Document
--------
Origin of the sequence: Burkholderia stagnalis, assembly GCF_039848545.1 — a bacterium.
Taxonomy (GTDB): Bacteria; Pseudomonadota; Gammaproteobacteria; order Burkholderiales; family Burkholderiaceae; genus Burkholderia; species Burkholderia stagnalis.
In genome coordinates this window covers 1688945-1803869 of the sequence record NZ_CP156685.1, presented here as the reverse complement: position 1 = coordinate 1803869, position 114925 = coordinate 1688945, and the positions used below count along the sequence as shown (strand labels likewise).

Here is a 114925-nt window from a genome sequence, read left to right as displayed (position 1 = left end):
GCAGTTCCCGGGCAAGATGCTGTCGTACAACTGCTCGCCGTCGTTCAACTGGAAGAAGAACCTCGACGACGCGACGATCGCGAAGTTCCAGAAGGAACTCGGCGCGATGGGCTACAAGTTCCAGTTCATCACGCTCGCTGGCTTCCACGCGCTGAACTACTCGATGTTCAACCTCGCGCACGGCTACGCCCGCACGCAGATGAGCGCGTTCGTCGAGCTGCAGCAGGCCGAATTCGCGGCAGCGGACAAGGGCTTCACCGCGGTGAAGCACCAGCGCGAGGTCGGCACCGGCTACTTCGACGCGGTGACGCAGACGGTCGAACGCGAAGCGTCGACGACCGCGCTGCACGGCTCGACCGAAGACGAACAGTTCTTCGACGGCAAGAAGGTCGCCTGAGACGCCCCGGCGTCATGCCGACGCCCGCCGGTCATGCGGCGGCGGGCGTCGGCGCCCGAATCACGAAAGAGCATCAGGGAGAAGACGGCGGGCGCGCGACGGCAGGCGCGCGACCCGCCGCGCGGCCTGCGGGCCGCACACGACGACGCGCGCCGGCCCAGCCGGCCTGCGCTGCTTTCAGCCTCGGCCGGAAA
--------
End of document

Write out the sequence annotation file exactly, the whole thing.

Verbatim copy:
Origin of the sequence: Burkholderia stagnalis, assembly GCF_039848545.1 — a bacterium.
Taxonomy (GTDB): Bacteria; Pseudomonadota; Gammaproteobacteria; order Burkholderiales; family Burkholderiaceae; genus Burkholderia; species Burkholderia stagnalis.
In genome coordinates this window covers 1688945-1803869 of the sequence record NZ_CP156685.1, presented here as the reverse complement: position 1 = coordinate 1803869, position 114925 = coordinate 1688945, and the positions used below count along the sequence as shown (strand labels likewise).

Here is a 114925-nt window from a genome sequence, read left to right as displayed (position 1 = left end):
GCAGTTCCCGGGCAAGATGCTGTCGTACAACTGCTCGCCGTCGTTCAACTGGAAGAAGAACCTCGACGACGCGACGATCGCGAAGTTCCAGAAGGAACTCGGCGCGATGGGCTACAAGTTCCAGTTCATCACGCTCGCTGGCTTCCACGCGCTGAACTACTCGATGTTCAACCTCGCGCACGGCTACGCCCGCACGCAGATGAGCGCGTTCGTCGAGCTGCAGCAGGCCGAATTCGCGGCAGCGGACAAGGGCTTCACCGCGGTGAAGCACCAGCGCGAGGTCGGCACCGGCTACTTCGACGCGGTGACGCAGACGGTCGAACGCGAAGCGTCGACGACCGCGCTGCACGGCTCGACCGAAGACGAACAGTTCTTCGACGGCAAGAAGGTCGCCTGAGACGCCCCGGCGTCATGCCGACGCCCGCCGGTCATGCGGCGGCGGGCGTCGGCGCCCGAATCACGAAAGAGCATCAGGGAGAAGACGGCGGGCGCGCGACGGCAGGCGCGCGACCCGCCGCGCGGCCTGCGGGCCGCACACGACGACGCGCGCCGGCCCAGCCGGCCTGCGCTGCTTTCAGCCTCGGCCGGAAA